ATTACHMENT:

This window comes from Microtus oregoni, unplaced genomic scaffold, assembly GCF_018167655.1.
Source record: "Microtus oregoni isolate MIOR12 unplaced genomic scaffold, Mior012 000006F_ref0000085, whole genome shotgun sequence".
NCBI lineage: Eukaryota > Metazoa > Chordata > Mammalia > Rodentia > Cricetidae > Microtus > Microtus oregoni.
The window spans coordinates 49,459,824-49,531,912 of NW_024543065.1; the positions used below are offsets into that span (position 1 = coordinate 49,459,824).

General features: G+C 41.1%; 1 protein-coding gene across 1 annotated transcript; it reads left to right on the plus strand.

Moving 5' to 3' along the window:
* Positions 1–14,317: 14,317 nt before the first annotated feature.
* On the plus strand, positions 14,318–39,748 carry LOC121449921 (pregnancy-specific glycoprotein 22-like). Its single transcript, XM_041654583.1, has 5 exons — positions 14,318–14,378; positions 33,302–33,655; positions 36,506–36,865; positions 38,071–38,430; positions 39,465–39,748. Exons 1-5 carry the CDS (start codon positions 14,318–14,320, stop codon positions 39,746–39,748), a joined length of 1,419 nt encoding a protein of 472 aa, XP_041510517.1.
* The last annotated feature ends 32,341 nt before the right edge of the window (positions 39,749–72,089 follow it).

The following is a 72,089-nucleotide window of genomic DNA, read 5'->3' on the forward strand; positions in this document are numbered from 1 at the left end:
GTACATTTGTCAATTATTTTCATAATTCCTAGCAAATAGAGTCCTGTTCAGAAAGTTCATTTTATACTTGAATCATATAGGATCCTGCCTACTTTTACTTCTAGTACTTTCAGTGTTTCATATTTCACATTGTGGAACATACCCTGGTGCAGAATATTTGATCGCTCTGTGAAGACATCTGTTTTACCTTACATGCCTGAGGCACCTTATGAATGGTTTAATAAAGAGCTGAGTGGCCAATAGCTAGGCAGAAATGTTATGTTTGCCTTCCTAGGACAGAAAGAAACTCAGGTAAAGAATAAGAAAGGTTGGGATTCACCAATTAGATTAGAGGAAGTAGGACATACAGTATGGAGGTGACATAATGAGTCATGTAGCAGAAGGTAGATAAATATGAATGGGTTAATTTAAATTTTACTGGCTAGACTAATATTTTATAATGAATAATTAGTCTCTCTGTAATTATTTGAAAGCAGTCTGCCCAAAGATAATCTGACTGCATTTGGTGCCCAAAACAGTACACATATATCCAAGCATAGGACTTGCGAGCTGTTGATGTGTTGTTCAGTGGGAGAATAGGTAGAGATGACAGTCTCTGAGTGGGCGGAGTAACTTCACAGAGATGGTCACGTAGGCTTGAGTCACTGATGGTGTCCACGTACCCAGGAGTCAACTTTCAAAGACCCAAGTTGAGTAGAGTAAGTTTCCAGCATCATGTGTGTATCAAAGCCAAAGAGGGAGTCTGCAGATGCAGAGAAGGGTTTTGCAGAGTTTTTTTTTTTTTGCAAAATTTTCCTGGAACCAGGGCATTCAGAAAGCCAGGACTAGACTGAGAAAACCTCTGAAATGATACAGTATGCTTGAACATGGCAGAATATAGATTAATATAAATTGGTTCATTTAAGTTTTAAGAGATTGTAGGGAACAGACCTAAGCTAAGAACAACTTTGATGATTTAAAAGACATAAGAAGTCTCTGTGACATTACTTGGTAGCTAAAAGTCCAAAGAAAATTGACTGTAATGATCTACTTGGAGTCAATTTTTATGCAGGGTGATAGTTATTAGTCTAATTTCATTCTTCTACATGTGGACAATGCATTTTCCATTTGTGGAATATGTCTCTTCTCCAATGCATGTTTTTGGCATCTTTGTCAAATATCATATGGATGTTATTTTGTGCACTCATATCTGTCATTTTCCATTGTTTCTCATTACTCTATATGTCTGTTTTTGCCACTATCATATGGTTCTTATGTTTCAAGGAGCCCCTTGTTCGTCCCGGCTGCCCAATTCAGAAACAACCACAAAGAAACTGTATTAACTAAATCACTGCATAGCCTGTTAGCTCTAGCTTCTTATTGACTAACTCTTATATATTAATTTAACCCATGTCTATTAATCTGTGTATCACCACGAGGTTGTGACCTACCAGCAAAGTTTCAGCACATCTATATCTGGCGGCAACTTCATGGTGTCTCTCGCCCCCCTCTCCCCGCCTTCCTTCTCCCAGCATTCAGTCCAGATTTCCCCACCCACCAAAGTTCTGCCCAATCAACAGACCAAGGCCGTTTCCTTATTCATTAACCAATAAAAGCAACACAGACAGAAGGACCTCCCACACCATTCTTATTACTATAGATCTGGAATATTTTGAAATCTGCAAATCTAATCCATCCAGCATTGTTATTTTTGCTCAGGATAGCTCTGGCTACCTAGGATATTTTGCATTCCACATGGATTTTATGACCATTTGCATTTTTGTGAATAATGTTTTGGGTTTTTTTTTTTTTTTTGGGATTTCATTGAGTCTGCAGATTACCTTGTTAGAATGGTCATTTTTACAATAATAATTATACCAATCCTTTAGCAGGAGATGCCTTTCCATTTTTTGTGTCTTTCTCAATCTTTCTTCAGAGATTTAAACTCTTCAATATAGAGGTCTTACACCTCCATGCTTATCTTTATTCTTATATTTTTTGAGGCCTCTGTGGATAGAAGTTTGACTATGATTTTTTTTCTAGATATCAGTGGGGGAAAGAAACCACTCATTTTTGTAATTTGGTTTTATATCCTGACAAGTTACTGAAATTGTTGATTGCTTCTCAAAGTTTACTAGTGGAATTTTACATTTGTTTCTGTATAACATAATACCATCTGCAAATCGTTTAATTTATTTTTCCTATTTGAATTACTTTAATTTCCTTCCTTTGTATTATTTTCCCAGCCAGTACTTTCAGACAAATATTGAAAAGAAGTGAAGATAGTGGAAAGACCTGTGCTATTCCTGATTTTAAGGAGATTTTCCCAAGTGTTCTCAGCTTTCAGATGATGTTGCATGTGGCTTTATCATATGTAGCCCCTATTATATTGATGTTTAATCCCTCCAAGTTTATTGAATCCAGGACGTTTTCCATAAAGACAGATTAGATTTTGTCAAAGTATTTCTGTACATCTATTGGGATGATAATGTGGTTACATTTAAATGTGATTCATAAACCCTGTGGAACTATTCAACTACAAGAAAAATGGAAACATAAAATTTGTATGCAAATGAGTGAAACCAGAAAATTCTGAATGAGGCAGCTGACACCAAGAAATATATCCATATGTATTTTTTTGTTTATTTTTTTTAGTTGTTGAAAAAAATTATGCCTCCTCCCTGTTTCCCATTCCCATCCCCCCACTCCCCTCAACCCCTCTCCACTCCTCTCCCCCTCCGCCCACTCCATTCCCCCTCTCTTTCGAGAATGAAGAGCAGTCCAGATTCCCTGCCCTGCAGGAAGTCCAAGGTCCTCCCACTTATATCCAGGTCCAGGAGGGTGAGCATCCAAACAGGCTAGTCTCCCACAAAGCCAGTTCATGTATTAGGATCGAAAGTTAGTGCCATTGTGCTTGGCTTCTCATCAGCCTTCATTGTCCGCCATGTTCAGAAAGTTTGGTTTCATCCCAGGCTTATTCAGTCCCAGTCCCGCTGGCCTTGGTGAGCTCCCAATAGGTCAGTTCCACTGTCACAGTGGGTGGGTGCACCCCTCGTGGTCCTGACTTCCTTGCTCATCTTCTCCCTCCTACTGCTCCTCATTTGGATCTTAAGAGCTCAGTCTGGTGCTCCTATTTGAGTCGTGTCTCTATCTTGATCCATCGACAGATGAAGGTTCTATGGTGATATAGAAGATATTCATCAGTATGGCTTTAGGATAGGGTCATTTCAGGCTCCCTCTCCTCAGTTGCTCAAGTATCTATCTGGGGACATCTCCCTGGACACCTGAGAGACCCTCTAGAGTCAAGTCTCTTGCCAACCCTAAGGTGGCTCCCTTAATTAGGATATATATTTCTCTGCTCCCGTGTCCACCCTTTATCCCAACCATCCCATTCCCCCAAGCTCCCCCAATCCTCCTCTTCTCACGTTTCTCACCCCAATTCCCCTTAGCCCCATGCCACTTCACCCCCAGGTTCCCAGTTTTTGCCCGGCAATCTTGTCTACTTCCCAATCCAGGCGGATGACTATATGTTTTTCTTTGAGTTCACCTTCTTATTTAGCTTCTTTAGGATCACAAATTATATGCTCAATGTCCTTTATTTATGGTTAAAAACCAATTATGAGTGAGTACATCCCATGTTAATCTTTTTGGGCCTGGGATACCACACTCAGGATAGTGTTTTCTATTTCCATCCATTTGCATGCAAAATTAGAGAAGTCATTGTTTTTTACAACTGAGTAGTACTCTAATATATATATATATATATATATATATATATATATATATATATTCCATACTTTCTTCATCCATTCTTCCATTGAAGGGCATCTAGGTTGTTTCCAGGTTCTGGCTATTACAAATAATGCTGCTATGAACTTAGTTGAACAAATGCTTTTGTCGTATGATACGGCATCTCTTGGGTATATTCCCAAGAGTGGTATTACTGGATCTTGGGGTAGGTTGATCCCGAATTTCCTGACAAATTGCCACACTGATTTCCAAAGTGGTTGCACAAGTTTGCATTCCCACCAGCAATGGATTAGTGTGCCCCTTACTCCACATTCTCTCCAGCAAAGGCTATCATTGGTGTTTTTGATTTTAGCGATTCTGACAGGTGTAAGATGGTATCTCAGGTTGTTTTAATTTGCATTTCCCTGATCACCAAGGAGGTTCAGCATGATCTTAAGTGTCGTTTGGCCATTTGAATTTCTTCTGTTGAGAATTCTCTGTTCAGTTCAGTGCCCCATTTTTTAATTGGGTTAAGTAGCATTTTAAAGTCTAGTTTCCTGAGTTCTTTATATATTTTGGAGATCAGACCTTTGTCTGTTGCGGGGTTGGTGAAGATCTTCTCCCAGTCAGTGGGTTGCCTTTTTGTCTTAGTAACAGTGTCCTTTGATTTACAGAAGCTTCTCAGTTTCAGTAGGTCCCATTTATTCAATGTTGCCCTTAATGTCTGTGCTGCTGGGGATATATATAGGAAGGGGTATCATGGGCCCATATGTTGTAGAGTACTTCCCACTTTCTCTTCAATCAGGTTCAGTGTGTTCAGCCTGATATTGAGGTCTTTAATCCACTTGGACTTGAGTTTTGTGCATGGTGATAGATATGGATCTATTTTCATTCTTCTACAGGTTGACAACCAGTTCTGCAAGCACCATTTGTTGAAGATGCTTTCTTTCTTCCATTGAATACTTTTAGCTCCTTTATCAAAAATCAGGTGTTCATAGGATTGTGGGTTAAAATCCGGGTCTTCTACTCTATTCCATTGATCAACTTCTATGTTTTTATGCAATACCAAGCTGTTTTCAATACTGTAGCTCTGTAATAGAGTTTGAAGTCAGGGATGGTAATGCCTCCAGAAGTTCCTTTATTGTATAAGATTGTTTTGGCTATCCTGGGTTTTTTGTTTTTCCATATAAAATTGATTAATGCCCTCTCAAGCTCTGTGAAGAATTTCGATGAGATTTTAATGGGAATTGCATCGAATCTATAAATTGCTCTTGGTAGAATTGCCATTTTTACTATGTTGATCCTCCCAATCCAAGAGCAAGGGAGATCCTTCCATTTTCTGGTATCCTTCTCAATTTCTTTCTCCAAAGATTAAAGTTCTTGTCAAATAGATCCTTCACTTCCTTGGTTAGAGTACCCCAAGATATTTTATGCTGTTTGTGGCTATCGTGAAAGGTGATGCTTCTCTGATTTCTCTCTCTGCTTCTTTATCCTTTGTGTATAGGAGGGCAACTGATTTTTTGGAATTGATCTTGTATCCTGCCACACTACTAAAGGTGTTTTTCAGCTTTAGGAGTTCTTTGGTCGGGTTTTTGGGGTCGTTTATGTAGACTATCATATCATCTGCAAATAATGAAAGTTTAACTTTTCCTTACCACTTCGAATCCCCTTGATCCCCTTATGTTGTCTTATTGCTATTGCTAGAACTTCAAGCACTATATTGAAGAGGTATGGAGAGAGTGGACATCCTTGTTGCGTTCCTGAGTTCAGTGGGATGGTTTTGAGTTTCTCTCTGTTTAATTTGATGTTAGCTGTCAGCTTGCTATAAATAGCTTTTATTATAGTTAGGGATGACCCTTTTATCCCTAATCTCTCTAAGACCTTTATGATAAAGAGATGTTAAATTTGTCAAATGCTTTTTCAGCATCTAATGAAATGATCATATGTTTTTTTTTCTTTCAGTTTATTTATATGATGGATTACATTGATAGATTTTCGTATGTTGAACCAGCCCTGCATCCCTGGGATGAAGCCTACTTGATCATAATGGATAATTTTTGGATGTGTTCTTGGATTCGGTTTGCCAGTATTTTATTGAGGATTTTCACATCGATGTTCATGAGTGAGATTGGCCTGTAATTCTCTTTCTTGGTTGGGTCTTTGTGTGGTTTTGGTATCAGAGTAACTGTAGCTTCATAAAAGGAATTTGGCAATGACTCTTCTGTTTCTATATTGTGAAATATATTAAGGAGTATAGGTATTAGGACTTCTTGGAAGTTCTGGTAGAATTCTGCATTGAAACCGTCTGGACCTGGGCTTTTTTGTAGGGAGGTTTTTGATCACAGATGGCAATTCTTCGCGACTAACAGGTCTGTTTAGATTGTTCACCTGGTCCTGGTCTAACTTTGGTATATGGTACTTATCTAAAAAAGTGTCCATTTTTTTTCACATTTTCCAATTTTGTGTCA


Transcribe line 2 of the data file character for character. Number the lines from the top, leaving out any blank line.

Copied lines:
Source record: "Microtus oregoni isolate MIOR12 unplaced genomic scaffold, Mior012 000006F_ref0000085, whole genome shotgun sequence".